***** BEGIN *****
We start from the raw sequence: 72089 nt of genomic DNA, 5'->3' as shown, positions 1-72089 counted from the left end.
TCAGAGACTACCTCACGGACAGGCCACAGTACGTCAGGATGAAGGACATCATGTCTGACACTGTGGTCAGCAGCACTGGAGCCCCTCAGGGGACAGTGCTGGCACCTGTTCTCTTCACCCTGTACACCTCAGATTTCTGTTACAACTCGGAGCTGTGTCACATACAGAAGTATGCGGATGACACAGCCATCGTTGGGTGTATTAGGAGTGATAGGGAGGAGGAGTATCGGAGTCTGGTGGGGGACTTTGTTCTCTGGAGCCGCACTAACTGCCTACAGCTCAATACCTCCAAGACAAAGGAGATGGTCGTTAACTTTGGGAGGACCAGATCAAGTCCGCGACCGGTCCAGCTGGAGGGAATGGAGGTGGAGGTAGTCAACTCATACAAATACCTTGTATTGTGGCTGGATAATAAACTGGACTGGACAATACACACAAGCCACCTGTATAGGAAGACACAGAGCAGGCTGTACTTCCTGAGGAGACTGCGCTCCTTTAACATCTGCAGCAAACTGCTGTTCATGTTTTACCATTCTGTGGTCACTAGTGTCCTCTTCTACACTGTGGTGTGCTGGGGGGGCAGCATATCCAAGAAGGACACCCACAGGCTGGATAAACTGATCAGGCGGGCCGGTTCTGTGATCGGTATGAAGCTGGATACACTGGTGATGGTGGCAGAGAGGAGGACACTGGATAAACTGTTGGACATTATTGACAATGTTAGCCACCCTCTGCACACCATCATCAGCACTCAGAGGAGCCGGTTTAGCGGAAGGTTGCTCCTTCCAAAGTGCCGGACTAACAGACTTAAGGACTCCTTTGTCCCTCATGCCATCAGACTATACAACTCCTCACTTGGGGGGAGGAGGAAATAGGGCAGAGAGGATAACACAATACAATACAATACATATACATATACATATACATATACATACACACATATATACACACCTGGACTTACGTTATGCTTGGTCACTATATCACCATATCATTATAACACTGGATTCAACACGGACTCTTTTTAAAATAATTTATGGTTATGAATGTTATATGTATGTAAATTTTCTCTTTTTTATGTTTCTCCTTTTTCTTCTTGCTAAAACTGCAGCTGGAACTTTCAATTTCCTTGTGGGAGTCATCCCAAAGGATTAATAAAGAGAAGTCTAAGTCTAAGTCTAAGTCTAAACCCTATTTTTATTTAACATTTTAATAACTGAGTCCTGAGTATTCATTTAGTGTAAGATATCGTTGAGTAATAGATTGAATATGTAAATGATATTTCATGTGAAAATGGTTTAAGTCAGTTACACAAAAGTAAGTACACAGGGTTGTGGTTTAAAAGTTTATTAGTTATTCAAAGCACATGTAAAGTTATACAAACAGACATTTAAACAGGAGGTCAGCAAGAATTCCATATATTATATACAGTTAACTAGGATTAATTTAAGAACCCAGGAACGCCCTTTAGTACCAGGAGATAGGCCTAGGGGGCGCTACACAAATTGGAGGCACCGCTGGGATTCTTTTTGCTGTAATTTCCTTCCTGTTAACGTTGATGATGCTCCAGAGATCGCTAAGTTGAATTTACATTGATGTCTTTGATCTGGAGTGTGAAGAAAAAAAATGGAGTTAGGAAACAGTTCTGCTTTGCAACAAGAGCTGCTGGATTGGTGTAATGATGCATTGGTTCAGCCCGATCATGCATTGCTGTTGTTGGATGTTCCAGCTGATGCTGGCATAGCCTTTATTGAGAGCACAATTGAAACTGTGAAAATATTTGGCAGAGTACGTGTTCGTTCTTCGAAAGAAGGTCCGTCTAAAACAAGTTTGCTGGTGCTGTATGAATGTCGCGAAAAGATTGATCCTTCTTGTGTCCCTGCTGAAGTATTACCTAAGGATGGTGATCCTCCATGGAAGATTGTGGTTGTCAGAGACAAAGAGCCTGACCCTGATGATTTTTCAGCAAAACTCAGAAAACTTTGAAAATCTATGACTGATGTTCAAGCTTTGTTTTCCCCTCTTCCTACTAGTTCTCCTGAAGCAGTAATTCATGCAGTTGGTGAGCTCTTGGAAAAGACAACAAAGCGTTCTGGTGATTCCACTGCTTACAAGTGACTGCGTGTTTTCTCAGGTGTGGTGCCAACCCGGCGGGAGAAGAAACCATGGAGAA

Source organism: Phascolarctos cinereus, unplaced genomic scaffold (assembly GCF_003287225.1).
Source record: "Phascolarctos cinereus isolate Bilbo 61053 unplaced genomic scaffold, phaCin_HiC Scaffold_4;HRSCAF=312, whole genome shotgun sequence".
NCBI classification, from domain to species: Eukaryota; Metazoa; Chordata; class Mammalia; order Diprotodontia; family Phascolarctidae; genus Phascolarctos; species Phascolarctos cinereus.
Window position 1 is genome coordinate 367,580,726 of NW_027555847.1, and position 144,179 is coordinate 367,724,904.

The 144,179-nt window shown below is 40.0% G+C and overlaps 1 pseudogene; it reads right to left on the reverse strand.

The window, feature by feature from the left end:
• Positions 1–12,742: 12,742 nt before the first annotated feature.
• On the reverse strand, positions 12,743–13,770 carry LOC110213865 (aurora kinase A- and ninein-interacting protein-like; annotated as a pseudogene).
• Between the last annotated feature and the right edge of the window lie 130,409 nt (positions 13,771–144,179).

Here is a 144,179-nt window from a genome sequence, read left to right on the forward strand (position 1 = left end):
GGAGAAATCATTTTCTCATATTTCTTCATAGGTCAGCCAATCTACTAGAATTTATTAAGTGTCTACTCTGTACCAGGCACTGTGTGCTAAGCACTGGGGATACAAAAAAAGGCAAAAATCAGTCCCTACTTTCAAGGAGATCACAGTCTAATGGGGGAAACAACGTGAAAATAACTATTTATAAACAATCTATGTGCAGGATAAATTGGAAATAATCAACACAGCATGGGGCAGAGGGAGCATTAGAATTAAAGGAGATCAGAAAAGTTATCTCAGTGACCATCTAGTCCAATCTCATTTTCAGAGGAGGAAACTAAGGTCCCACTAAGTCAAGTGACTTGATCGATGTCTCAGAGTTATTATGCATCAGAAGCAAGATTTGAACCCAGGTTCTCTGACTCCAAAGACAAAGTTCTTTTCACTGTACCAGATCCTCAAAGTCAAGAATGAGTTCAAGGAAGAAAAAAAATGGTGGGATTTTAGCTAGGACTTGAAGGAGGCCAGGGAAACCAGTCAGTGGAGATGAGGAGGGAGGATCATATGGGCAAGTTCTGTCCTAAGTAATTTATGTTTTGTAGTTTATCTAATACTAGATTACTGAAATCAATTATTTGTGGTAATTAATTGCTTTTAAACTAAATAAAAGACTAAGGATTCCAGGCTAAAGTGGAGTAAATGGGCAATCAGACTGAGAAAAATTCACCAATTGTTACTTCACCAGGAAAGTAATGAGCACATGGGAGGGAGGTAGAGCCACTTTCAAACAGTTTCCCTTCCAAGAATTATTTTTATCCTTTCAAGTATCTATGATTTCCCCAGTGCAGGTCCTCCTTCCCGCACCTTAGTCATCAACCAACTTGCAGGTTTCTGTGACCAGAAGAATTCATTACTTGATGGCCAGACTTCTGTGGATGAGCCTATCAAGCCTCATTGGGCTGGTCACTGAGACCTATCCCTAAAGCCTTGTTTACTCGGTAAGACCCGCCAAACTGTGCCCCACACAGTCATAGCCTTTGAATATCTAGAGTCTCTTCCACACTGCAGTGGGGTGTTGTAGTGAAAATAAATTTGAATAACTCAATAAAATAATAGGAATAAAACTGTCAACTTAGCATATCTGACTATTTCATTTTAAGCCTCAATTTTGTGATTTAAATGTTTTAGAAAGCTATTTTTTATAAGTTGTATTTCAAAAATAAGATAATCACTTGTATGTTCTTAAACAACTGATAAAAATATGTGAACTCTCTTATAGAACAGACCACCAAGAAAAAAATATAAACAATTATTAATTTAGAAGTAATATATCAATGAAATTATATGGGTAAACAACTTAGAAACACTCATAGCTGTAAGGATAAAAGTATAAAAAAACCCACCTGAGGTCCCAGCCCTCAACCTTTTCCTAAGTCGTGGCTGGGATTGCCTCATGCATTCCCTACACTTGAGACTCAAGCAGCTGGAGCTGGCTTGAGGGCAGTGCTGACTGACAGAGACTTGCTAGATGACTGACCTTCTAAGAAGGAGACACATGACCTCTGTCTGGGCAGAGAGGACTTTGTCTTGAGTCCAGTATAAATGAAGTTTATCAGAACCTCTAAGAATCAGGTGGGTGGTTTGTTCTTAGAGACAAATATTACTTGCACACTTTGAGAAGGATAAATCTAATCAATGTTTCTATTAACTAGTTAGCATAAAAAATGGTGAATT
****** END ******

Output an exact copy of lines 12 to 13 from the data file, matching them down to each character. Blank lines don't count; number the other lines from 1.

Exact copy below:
Here is a 144,179-nt window from a genome sequence, read left to right on the forward strand (position 1 = left end):
GGAGAAATCATTTTCTCATATTTCTTCATAGGTCAGCCAATCTACTAGAATTTATTAAGTGTCTACTCTGTACCAGGCACTGTGTGCTAAGCACTGGGGATACAAAAAAAGGCAAAAATCAGTCCCTACTTTCAAGGAGATCACAGTCTAATGGGGGAAACAACGTGAAAATAACTATTTATAAACAATCTATGTGCAGGATAAATTGGAAATAATCAACACAGCATGGGGCAGAGGGAGCATTAGAATTAAAGGAGATCAGAAAAGTTATCTCAGTGACCATCTAGTCCAATCTCATTTTCAGAGGAGGAAACTAAGGTCCCACTAAGTCAAGTGACTTGATCGATGTCTCAGAGTTATTATGCATCAGAAGCAAGATTTGAACCCAGGTTCTCTGACTCCAAAGACAAAGTTCTTTTCACTGTACCAGATCCTCAAAGTCAAGAATGAGTTCAAGGAAGAAAAAAAATGGTGGGATTTTAGCTAGGACTTGAAGGAGGCCAGGGAAACCAGTCAGTGGAGATGAGGAGGGAGGATCATATGGGCAAGTTCTGTCCTAAGTAATTTATGTTTTGTAGTTTATCTAATACTAGATTACTGAAATCAATTATTTGTGGTAATTAATTGCTTTTAAACTAAATAAAAGACTAAGGATTCCAGGCTAAAGTGGAGTAAATGGGCAATCAGACTGAGAAAAATTCACCAATTGTTACTTCACCAGGAAAGTAATGAGCACATGGGAGGGAGGTAGAGCCACTTTCAAACAGTTTCCCTTCCAAGAATTATTTTTATCCTTTCAAGTATCTATGATTTCCCCAGTGCAGGTCCTCCTTCCCGCACCTTAGTCATCAACCAACTTGCAGGTTTCTGTGACCAGAAGAATTCATTACTTGATGGCCAGACTTCTGTGGATGAGCCTATCAAGCCTCATTGGGCTGGTCACTGAGACCTATCCCTAAAGCCTTGTTTACTCGGTAAGACCCGCCAAACTGTGCCCCACACAGTCATAGCCTTTGAATATCTAGAGTCTCTTCCACACTGCAGTGGGGTGTTGTAGTGAAAATAAATTTGAATAACTCAATAAAATAATAGGAATAAAACTGTCAACTTAGCATATCTGACTATTTCATTTTAAGCCTCAATTTTGTGATTTAAATGTTTTAGAAAGCTATTTTTTATAAGTTGTATTTCAAAAATAAGATAATCACTTGTATGTTCTTAAACAACTGATAAAAATATGTGAACTCTCTTATAGAACAGACCACCAAGAAAAAAATATAAACAATTATTAATTTAGAAGTAATATATCAATGAAATTATATGGGTAAACAACTTAGAAACACTCATAGCTGTAAGGATAAAAGTATAAAAAAACCCACCTGAGGTCCCAGCCCTCAACCTTTTCCTAAGTCGTGGCTGGGATTGCCTCATGCATTCCCTACACTTGAGACTCAAGCAGCTGGAGCTGGCTTGAGGGCAGTGCTGACTGACAGAGACTTGCTAGATGACTGACCTTCTAAGAAGGAGACACATGACCTCTGTCTGGGCAGAGAGGACTTTGTCTTGAGTCCAGTATAAATGAAGTTTATCAGAACCTCTAAGAATCAGGTGGGTGGTTTGTTCTTAGAGACAAATATTACTTGCACACTTTGAGAAGGATAAATCTAATCAATGTTTCTATTAACTAGTTAGCATAAAAAATGGTGAATT